Oh cool, the Ritz Carlton is only $250 per night. Oh wait, never mind. With taxes, resort fees and everything else, it’s in the mid $300’s, and there goes that. It only took a pandemic, a $250 billion dollar bailout proposal and years of IT support, but Marriott Bonvoy has finally handed customers exactly what they wanted, or at least – something they wanted.
A simple button, which shows ‘all in’ hotel pricing.
If you don’t search hotels frequently, you may be less familiar, but hotels think it’s fun to lure you in with a price which doesn’t actually exist, by hiding a significant amount of taxes and fees until the final booking screen, in hopes that you just give in to the great powers of persuasion.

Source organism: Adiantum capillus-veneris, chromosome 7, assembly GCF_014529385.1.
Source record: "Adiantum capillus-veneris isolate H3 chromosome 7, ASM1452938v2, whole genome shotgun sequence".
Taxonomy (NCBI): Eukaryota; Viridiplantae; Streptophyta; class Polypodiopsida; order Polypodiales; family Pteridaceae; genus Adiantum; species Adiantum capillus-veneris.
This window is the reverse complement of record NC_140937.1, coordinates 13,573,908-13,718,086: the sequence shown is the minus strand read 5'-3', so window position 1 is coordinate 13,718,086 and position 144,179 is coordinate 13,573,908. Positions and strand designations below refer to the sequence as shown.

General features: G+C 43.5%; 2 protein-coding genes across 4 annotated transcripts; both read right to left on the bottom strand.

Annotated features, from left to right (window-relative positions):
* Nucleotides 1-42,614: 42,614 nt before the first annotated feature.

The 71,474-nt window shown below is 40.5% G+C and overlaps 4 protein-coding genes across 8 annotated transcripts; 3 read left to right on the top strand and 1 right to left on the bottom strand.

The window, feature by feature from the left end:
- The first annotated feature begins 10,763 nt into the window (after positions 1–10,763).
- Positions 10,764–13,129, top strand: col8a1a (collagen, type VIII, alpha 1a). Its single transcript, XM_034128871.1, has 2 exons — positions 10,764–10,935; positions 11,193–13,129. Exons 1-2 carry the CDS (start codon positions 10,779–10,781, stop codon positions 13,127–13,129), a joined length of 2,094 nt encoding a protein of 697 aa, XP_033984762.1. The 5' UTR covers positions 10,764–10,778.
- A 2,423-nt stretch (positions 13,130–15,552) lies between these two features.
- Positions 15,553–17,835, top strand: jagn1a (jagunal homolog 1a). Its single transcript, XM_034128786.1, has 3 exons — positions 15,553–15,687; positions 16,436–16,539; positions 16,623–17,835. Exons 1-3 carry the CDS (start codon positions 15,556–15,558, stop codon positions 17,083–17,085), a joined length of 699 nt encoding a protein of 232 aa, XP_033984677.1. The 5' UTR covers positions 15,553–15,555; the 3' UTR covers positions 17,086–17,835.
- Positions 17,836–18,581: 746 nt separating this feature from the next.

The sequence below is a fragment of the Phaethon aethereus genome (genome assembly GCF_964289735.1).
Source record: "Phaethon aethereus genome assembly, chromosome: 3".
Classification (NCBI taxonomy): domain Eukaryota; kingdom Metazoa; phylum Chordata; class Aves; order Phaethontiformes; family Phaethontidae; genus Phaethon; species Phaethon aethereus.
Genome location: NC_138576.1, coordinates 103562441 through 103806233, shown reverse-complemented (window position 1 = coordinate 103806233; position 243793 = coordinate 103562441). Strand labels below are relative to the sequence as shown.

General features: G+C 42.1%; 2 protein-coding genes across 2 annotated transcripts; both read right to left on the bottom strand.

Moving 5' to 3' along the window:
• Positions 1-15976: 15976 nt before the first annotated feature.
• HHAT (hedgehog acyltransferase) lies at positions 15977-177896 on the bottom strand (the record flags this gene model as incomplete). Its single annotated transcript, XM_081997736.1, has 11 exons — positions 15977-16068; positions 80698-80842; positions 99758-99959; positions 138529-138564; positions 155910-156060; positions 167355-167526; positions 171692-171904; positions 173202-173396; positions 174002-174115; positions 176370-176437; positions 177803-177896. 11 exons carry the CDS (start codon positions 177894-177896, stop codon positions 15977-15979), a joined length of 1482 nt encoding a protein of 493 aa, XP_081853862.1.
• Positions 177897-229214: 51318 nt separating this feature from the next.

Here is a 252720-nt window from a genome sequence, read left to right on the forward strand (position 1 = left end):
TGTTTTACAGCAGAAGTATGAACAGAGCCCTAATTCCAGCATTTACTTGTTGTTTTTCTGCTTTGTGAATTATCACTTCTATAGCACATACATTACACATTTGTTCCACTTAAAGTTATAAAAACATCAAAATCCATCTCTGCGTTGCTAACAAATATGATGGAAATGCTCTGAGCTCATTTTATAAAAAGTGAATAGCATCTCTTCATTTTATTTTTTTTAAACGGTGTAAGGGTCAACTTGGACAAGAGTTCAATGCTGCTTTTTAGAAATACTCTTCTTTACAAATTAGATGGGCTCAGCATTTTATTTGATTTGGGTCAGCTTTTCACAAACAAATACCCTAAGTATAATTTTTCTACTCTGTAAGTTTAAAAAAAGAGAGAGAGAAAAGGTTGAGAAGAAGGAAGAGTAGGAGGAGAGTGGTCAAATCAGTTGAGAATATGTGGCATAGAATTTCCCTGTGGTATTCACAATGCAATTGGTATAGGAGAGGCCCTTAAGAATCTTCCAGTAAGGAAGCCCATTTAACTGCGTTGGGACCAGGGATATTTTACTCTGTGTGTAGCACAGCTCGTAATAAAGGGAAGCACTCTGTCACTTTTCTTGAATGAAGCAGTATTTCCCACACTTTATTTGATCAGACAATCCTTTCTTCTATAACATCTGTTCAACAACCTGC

They’d rather disappoint you when you’re ready to press book than have you scroll on by because it looks pricey. This happens with virtually every online travel agency, and also on direct bookings with all hotel chains. Here are a few examples of this brilliant Bonvoy button in action.
Here’s the old frustrating way of searching…
Where it’s not the price you pay, just a price you see. But there’s hope…
As you can plainly see, you see a price, and then it’s not until you’re excited and ready to book, that they show you the meat factory. You realize you’re actually looking at something $50-$100 more per night, and that changes the proposition entirely. Ugh.
Nonetheless, Marriott has finally cracked the code, and may be the first hotel group to increase their TripAdvisor ratings by half a star before guests even arrive, by not frustrating them endlessly before they do. This works on both desktop web and mobile app.
If you’re on the Marriott Bonvoy mobile app, just tap the settings in the top right corner, which brings up the selection tool where you can select the all inclusive pricing.
HT: Frequent Miler